OWENS VALLEY, CA— Los Angeles Department of Water and Power water managers have elected to call off testing of well W385R due to the alarming lack of snowpack and possibility that the eastern Sierra may be slipping back into drought conditions. LADWP had planned to conduct the two-month-long test now through February, but will hold off until conditions hopefully improve next year.
“Right now, we are looking at about a 50 percent of normal snowpack, which is causing us to reduce flows out of Lake Crowley and start refilling important storage there,” said Richard Harasick, Senior Assistant General Manager for the Water System. “One of the critical control variables for the well test is to maintain a constant flow in the Owens River, which we just cannot afford to do without jeopardizing this year’s aqueduct operations.”
The California Department of Water Resources is forecasting below normal snowpack for the year, and calls for water conservation are already ramping up throughout the state.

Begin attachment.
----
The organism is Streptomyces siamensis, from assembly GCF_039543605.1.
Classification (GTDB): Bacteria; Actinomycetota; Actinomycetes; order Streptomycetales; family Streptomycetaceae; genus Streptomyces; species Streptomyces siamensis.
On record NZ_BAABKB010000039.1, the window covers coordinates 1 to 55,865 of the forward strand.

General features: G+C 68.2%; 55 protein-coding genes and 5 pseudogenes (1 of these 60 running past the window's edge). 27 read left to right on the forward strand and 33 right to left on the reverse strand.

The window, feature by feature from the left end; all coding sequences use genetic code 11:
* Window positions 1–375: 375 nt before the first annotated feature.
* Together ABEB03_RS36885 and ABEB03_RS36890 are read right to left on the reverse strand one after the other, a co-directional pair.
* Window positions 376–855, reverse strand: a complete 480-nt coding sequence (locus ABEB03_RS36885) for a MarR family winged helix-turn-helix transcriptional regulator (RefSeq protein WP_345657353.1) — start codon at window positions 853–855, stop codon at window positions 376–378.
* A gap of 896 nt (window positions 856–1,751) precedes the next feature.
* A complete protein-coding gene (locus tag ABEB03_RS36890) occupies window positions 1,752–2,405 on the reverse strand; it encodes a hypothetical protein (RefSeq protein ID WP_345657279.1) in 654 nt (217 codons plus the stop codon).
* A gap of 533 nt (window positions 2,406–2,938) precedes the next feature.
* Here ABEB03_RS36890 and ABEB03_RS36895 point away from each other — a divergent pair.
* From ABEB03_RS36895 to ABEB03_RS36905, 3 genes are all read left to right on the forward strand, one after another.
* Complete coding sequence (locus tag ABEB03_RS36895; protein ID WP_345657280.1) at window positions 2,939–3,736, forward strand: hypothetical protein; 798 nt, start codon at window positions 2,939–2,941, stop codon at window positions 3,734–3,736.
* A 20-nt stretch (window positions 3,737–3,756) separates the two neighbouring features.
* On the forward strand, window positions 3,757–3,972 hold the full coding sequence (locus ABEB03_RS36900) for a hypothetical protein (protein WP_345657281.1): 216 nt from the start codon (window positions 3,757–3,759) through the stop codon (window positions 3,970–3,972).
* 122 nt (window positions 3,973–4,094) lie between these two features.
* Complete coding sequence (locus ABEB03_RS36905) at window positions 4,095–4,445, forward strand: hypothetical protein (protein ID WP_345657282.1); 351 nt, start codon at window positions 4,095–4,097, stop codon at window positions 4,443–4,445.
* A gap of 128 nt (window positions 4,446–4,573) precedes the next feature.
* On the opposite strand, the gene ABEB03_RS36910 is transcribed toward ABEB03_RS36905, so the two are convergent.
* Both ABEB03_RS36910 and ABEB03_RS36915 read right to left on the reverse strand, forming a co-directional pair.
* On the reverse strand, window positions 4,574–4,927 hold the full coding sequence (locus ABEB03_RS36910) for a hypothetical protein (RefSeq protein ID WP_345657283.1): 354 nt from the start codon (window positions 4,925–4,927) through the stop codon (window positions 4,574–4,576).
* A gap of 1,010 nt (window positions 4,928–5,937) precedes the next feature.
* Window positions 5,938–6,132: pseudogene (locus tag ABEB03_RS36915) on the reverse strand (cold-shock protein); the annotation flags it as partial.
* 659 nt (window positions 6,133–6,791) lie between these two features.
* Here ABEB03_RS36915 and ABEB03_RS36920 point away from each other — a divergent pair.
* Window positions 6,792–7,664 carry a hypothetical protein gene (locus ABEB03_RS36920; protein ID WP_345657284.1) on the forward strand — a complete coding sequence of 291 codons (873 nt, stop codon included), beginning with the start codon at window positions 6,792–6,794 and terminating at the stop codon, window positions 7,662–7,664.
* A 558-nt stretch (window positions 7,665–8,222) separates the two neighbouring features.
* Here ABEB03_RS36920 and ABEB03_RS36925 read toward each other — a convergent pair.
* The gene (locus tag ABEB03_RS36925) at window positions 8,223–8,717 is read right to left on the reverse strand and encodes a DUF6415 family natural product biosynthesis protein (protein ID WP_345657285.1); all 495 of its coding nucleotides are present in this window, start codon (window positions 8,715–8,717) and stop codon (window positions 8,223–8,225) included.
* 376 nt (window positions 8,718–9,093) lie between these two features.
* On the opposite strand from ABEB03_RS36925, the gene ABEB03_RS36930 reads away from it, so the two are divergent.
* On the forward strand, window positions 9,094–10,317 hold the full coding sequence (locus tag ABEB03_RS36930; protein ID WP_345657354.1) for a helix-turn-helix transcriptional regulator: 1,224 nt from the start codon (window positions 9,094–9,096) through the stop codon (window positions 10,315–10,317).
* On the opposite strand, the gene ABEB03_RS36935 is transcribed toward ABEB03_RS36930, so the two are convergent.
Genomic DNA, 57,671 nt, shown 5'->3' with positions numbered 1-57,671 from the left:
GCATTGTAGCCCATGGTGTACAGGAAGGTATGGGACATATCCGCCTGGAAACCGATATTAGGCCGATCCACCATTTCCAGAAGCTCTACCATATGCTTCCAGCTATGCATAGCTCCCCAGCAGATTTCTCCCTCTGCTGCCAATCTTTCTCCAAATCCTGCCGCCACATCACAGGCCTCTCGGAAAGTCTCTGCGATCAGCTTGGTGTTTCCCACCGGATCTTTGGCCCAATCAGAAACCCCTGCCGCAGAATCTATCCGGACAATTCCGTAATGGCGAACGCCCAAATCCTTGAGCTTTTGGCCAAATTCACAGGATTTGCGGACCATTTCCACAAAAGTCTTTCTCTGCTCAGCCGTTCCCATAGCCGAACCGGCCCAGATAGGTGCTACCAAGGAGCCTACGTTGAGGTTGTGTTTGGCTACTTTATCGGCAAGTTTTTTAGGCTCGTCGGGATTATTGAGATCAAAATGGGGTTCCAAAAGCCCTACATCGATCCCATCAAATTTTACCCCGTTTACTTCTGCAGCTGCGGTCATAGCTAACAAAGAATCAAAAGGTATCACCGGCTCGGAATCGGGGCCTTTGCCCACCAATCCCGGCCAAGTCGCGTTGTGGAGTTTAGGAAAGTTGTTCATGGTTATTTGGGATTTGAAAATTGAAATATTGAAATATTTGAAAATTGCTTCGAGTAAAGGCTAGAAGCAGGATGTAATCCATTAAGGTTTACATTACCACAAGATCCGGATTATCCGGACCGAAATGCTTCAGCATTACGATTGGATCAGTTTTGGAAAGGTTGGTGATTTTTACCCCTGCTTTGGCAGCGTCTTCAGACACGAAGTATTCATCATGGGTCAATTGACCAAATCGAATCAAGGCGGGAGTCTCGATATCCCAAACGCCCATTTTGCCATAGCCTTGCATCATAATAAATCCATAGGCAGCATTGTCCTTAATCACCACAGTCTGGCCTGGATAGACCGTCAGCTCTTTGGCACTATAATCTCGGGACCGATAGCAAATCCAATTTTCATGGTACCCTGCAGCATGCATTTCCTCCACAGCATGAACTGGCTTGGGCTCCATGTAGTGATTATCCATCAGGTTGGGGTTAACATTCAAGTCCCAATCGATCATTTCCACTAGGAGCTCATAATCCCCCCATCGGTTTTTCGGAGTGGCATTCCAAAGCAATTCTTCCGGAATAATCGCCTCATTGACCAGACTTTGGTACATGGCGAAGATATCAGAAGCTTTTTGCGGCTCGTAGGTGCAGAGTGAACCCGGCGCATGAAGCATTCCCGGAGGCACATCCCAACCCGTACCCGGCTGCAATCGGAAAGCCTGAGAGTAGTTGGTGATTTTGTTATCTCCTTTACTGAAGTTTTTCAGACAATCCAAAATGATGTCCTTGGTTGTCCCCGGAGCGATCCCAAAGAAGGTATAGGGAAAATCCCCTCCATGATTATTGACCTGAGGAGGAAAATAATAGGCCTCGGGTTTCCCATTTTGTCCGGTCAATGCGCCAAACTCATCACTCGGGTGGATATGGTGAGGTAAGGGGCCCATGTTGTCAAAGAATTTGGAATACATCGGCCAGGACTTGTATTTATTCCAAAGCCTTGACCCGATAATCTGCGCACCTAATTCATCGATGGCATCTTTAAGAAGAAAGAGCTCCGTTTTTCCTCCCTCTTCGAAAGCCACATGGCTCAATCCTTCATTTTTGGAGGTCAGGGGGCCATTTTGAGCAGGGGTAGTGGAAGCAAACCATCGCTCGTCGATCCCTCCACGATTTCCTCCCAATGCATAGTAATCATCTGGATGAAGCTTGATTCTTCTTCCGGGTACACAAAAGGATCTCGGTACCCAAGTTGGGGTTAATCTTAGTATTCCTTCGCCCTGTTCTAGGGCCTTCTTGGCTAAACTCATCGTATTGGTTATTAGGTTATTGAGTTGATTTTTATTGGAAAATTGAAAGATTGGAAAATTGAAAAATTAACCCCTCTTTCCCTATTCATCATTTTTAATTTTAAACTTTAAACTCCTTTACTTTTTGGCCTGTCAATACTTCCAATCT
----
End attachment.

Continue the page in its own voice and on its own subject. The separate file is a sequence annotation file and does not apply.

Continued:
In 2014, LADWP made significant changes to its old well W385 located in the Five Bridges area of the Owens Valley. The new version, called well W385R, is distinctly different from its predecessor and will draw from deep areas of the aquifer that are hydrologically separate from water that is needed to protect plant growth on the valley floor. Following a shorter pump test in 2014, LADWP set up this winter’s test to further evaluate the operating characteristics of the well and improve the accuracy of groundwater modeling in the region.
This time of year is typically ideal for gathering good test data, when water flow conditions can be kept fairly constant and robust safeguards can put in place to make to ensure that the environment is completely protected. “While we are eager to get this testing underway, we are more committed to getting good, reliable test results and protecting the local environment. Confirming that this well can be operated without adverse impacts is core to what this testing is about,” said Harasick.
The potential operation of well W385R has raised concerns in the Owens Valley, and during the testing delay, LADWP will continue to work with Inyo County and local stakeholders through the processes agreed to in the Long Term Water Agreement.
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